Fearing that a bankruptcy will negatively impact employment opportunities is one of the main reasons some people avoid filing. However, bankruptcy doesn’t automatically mean the end of good paying jobs. Here’s what you need to know about how bankruptcy impacts employment opportunities.
You Can’t Be Fired
Whether you file a Chapter 7 or a Chapter 13 bankruptcy, your employer is prohibited from firing you because of it. However, they can fire you for other valid reasons i.e., tardiness, incompetence, breaking the rules of the workplace. For those who filed bankruptcy after a wage garnishment, filing bankruptcy may actually relieve some of the workplace tension surrounding their finances, because their employer will no longer be responsible for collecting money on behalf of creditors.
It’s also important to remember that although bankruptcy is part of the public record, you are not required to reveal your bankruptcy case to your employer.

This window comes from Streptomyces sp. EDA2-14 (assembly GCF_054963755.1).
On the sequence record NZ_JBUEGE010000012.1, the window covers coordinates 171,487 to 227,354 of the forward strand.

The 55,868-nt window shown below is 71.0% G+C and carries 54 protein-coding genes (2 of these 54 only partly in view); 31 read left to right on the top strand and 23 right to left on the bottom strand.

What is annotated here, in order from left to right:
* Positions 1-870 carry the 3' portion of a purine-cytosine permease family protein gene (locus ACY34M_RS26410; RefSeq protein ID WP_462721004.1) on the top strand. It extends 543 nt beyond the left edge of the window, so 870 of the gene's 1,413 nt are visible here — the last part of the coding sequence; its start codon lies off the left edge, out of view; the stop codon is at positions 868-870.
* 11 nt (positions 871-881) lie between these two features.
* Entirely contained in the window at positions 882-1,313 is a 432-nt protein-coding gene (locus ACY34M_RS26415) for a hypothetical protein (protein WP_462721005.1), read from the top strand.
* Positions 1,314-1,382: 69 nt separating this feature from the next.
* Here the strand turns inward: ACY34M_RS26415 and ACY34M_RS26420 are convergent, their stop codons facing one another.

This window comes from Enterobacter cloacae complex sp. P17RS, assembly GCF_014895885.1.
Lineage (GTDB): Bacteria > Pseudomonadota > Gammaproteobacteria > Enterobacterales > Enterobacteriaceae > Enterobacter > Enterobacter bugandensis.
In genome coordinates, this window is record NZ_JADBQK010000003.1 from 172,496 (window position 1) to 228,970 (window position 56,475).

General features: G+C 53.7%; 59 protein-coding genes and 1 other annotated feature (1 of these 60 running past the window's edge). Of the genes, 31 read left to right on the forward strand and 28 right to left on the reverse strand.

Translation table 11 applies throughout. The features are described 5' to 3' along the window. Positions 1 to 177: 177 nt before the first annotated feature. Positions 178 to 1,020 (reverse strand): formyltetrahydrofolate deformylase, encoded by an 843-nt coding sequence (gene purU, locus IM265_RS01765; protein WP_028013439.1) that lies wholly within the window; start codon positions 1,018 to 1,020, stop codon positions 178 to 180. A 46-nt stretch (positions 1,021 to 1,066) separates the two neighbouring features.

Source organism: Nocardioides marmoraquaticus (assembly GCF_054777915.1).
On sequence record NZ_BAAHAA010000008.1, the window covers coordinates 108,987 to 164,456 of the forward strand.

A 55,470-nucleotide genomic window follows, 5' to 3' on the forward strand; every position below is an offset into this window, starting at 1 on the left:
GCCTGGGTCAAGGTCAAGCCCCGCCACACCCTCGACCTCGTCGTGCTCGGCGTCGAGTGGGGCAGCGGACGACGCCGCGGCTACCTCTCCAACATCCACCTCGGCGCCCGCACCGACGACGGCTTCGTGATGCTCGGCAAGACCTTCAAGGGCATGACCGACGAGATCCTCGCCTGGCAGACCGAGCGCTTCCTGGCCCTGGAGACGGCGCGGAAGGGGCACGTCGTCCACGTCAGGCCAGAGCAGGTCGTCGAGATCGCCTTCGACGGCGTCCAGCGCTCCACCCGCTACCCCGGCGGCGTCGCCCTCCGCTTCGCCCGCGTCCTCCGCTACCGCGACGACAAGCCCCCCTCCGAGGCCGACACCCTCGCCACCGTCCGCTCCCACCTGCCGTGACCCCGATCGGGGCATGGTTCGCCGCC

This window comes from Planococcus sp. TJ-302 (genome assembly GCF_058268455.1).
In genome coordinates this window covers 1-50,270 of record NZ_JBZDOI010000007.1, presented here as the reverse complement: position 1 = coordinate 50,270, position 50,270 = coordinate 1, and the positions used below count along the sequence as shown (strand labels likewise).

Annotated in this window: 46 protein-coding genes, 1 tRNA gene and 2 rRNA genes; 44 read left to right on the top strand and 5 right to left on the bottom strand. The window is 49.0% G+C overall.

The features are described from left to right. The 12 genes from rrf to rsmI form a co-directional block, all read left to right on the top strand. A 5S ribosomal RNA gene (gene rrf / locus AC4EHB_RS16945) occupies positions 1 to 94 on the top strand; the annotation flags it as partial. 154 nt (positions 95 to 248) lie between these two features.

Impact on Job Search
There are a few things you should consider when looking for work after filing bankruptcy.
- Some employers do a credit check and will see your bankruptcy on your credit report.
- No government agency can automatically deny you employment because of a bankruptcy.
- Private industry may deny you employment because of a bankruptcy if they have good cause. For example, if the job would require you to manage money, your bankruptcy might be perceived as a negative.
- In most cases, neither private nor government employers will deny you employment because of a bankruptcy. Since so many people file bankruptcy exclusion based on that one factor would mean excluding many otherwise competent candidates.
- The older your bankruptcy, the less likely it will have an impact on your job search.
If you’re working for (or seeking) a job that requires a security clearance, your bankruptcy may actually work in your favor. Certain jobs at the CIA or FBI may be difficult to get if you have a lot of debt because it would make it more likely that you would be tempted by bribes. However, since bankruptcy wipes out your debts, chances of you being bribed decreases.
Reprinted with permission of Bethany Lape – September 11, 2015
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